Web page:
The world's worst nuclear accidents
Tokyo (AFP) March 12, 2011
Japan said on Saturday that an ageing nuclear plant may be in meltdown after a huge quake and monster tsunami ravaged a large area of the northeast, leaving more than 1,000 people feared dead.
Japan, which has experienced the only two deadly nuclear accidents since Chernobyl, faces atomic crisis after the cooling systems failed in reactors at two plants, forcing the evacuation of tens of thousands of homes.
Following is a list of the world's worst nuclear accidents in the past quarter of a century:
- March 28, 1979: 140,000 people are evacuated after an accident at Three Mile Island in Pennsylvania, United States. The reactor's core suffers partial meltdown, causing contamination within the plant but none outside. There are no casualties. The accident registers five on the International Atomic Energy Agency's seven-point scale of nuclear accidents.
- August 1979: A leak of uranium at a secret nuclear site near Erwin in Tennessee, United States, contaminates some 1,000 people.
- January-March 1981: Four radioactive leaks occur in succession at the Tsuruga nuclear plant in Japan. According to official figures, 278 people are contaminated.
- April 26, 1986: The world's worst nuclear incident occurs when Reactor Number Four at Ukraine's Chernobyl plant blows up after an experiment goes wrong and the top of the reactor blows off. Some 200 people are seriously contaminated, of whom 32 die within three months. The accident is only revealed after a giant radioactive cloud is registered moving across northern Europe.
The fall-out is recorded as being equivalent to that from more than 200 atomic bombs of the type dropped by the US on Hiroshima in 1945. Hundreds of thousands of residents are evacuated from the area and a similar number are estimated to have been contaminated by radiation. The incident registers the maximum seven on the international scale.
- April 1993: An explosion at a secret reprocessing plant in Tomsk-7 in western Siberia releases a cloud of radioactive gas, including Uranium-235, Plutonium-237 and various other fissile materials. The number of casualties is unclear.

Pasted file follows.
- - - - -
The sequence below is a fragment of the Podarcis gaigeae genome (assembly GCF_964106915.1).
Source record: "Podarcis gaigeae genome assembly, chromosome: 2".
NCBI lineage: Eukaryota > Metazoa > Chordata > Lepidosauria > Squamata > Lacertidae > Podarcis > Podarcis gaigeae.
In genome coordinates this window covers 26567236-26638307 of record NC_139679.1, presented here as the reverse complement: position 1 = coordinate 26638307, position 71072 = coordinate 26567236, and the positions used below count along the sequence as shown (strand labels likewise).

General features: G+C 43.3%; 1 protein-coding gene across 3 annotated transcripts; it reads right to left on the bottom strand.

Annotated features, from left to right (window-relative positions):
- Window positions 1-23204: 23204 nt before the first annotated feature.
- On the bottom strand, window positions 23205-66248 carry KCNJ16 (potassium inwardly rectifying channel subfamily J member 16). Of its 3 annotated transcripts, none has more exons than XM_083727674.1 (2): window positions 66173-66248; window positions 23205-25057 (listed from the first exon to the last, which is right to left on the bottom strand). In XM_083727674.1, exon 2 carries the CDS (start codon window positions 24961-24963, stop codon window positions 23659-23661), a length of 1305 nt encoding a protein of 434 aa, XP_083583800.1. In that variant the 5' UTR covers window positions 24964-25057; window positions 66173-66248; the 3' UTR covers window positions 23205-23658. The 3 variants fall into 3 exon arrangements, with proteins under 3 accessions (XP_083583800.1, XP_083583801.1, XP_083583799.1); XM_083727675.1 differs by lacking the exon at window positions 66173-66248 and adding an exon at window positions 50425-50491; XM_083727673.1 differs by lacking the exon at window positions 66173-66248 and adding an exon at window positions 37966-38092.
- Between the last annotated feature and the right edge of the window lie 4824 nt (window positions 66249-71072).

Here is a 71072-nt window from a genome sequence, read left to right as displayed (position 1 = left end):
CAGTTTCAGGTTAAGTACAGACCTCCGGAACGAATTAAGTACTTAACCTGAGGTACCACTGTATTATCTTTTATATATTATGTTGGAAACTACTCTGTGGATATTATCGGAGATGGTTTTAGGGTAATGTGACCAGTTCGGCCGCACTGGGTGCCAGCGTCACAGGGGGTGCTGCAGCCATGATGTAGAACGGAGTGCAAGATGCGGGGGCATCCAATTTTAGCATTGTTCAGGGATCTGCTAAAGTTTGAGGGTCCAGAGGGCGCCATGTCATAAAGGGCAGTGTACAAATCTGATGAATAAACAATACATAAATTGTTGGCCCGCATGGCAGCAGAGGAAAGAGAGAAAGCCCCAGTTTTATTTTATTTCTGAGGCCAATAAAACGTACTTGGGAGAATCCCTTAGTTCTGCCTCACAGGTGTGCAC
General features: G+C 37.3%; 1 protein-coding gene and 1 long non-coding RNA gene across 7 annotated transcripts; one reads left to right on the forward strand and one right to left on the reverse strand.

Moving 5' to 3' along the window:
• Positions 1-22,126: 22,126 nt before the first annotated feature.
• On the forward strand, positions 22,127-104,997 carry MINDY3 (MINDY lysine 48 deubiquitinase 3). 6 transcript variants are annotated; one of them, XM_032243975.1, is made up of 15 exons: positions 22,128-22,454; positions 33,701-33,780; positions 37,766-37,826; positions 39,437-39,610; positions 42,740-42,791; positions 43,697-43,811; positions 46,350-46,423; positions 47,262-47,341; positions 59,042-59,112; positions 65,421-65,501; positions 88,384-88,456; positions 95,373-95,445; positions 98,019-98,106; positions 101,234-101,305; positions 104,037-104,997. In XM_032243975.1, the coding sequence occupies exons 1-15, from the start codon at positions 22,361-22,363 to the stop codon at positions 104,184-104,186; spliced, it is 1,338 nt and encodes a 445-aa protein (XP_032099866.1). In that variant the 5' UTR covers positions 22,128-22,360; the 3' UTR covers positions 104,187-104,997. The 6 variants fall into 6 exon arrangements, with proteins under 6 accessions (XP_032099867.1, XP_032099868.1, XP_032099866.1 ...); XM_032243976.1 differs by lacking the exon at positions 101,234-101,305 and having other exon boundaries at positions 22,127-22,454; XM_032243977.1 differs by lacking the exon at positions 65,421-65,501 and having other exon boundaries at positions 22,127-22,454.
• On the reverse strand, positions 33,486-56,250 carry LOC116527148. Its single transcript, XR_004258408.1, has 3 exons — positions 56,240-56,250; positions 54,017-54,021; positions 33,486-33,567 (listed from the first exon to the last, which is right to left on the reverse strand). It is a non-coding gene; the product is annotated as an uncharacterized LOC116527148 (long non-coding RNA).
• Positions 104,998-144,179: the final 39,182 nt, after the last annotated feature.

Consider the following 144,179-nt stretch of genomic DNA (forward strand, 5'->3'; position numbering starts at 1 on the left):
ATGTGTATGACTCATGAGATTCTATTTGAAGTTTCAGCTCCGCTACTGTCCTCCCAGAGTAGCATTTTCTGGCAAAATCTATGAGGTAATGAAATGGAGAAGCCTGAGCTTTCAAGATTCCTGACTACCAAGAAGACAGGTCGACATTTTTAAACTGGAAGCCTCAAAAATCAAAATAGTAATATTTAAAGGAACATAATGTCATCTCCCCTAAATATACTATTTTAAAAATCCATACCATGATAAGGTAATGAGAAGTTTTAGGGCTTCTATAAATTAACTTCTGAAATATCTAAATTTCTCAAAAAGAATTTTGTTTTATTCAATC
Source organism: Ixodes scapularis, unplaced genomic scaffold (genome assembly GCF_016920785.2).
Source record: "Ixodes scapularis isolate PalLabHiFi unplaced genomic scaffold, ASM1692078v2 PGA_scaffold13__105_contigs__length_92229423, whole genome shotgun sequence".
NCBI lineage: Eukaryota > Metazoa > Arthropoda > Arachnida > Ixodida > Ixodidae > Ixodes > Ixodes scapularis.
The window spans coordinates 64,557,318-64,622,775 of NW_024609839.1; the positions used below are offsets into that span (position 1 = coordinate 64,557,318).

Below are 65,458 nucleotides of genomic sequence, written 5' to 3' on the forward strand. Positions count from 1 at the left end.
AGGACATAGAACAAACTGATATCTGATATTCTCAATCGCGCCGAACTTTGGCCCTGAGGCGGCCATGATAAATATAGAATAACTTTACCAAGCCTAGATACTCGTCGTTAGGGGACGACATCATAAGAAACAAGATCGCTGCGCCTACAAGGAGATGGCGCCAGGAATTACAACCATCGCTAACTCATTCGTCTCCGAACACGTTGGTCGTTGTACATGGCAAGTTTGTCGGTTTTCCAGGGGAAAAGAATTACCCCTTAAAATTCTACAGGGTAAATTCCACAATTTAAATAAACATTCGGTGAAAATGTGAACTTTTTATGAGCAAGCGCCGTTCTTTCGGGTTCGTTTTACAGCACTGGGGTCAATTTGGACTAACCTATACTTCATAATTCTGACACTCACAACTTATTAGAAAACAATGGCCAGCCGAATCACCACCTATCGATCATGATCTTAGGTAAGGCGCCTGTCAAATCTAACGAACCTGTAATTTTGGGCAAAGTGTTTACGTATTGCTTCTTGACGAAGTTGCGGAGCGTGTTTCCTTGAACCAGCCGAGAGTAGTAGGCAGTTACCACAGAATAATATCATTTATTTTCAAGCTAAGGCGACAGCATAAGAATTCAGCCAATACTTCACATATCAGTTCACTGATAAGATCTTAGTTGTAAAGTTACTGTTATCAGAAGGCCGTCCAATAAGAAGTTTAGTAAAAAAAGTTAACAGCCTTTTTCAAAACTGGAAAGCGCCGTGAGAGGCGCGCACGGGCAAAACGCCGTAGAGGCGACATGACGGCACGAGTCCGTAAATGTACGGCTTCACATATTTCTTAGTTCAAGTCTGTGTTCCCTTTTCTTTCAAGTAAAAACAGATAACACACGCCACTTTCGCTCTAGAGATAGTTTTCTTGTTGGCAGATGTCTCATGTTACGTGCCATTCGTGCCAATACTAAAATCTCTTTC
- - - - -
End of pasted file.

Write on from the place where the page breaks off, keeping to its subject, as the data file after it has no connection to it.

- November 1995: Serious contamination is reported at Chernobyl during the removal of fuel from one of the plant's reactors. The incident is reported only after an apparent attempt to cover it up.
- March 11, 1997: Work at the experimental treatment plant in Tokaimura, northeast of Tokyo, is partially halted after a fire and an explosion expose 37 people to radiation.
- September 30, 1999: Two workers die in an accident at the uranium processing plant in Tokaimura, Japan -- the world's worst since Chernobyl, rating four on the seven-point scale. Workers at the plant pour too much uranium into a precipitation tank as they cut corners to save time and can only watch helplessly as a blue flash signals the start of Japan's most serious nuclear accident.
It exposes more than 600 people to radiation and forces around 320,000 to shelter indoors for more than a day. Two of the workers who triggered the disaster die from their injuries in hospital, three and six months after the incident. The first had been exposed to 17,000 times the average annual dose of radiation.
- August 9, 2004: Four workers are killed and seven others severely burned by a leak of non-radioactive steam at a nuclear plant in Mihama, 350 kilometres (220 miles) west of Tokyo.
One of the three nuclear reactors at the plant shuts down automatically when an alarm sounds just before super-heated steam leaks from a turbine and scalds workers. It is Japan's worst accident at a nuclear facility in terms of the number of deaths.
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Tokyo (AFP) March 12, 2011
A Japanese nuclear safety panel said Saturday radiation levels were 1,000 times above normal in a reactor control room after a huge quake damaged a plant's cooling system, Kyodo News said. Public broadcaster NHK, quoting nuclear safety officials, said there was "no immediate health hazard" to nearby residents from a possible minute leakage, and people were urged to evacuate the area calmly. ... read more
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